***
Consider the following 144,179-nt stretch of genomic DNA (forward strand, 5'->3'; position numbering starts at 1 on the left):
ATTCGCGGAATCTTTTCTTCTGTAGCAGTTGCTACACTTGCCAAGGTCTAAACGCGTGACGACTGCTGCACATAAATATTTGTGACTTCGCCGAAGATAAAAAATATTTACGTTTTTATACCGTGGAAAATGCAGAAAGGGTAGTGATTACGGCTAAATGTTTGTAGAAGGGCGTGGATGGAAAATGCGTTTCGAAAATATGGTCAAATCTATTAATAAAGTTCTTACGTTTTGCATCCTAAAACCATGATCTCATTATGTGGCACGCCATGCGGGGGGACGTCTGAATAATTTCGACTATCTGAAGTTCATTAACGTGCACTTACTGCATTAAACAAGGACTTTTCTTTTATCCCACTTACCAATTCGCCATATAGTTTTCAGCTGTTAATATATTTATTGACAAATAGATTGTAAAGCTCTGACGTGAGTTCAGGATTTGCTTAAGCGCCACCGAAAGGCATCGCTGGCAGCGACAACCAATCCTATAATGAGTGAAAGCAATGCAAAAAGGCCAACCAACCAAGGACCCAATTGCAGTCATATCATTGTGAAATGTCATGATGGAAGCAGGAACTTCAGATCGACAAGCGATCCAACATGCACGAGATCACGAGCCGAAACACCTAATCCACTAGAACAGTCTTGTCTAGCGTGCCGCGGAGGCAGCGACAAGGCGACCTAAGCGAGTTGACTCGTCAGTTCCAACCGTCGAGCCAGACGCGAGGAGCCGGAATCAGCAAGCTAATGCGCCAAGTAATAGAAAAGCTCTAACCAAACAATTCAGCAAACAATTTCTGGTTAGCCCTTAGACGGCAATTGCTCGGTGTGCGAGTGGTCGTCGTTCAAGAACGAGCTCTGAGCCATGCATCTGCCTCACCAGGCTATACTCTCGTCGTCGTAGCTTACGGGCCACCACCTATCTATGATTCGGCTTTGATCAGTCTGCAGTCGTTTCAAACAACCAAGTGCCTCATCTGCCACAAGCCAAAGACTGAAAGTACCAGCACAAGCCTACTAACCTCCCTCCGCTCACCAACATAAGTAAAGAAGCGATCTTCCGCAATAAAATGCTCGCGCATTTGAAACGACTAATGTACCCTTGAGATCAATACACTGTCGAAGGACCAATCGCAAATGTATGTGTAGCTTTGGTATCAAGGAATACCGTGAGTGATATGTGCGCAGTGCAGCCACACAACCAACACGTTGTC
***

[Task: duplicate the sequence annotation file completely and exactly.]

Consider the following 144,179-nt stretch of genomic DNA (forward strand, 5'->3'; position numbering starts at 1 on the left):
ATTCGCGGAATCTTTTCTTCTGTAGCAGTTGCTACACTTGCCAAGGTCTAAACGCGTGACGACTGCTGCACATAAATATTTGTGACTTCGCCGAAGATAAAAAATATTTACGTTTTTATACCGTGGAAAATGCAGAAAGGGTAGTGATTACGGCTAAATGTTTGTAGAAGGGCGTGGATGGAAAATGCGTTTCGAAAATATGGTCAAATCTATTAATAAAGTTCTTACGTTTTGCATCCTAAAACCATGATCTCATTATGTGGCACGCCATGCGGGGGGACGTCTGAATAATTTCGACTATCTGAAGTTCATTAACGTGCACTTACTGCATTAAACAAGGACTTTTCTTTTATCCCACTTACCAATTCGCCATATAGTTTTCAGCTGTTAATATATTTATTGACAAATAGATTGTAAAGCTCTGACGTGAGTTCAGGATTTGCTTAAGCGCCACCGAAAGGCATCGCTGGCAGCGACAACCAATCCTATAATGAGTGAAAGCAATGCAAAAAGGCCAACCAACCAAGGACCCAATTGCAGTCATATCATTGTGAAATGTCATGATGGAAGCAGGAACTTCAGATCGACAAGCGATCCAACATGCACGAGATCACGAGCCGAAACACCTAATCCACTAGAACAGTCTTGTCTAGCGTGCCGCGGAGGCAGCGACAAGGCGACCTAAGCGAGTTGACTCGTCAGTTCCAACCGTCGAGCCAGACGCGAGGAGCCGGAATCAGCAAGCTAATGCGCCAAGTAATAGAAAAGCTCTAACCAAACAATTCAGCAAACAATTTCTGGTTAGCCCTTAGACGGCAATTGCTCGGTGTGCGAGTGGTCGTCGTTCAAGAACGAGCTCTGAGCCATGCATCTGCCTCACCAGGCTATACTCTCGTCGTCGTAGCTTACGGGCCACCACCTATCTATGATTCGGCTTTGATCAGTCTGCAGTCGTTTCAAACAACCAAGTGCCTCATCTGCCACAAGCCAAAGACTGAAAGTACCAGCACAAGCCTACTAACCTCCCTCCGCTCACCAACATAAGTAAAGAAGCGATCTTCCGCAATAAAATGCTCGCGCATTTGAAACGACTAATGTACCCTTGAGATCAATACACTGTCGAAGGACCAATCGCAAATGTATGTGTAGCTTTGGTATCAAGGAATACCGTGAGTGATATGTGCGCAGTGCAGCCACACAACCAACACGTTGTC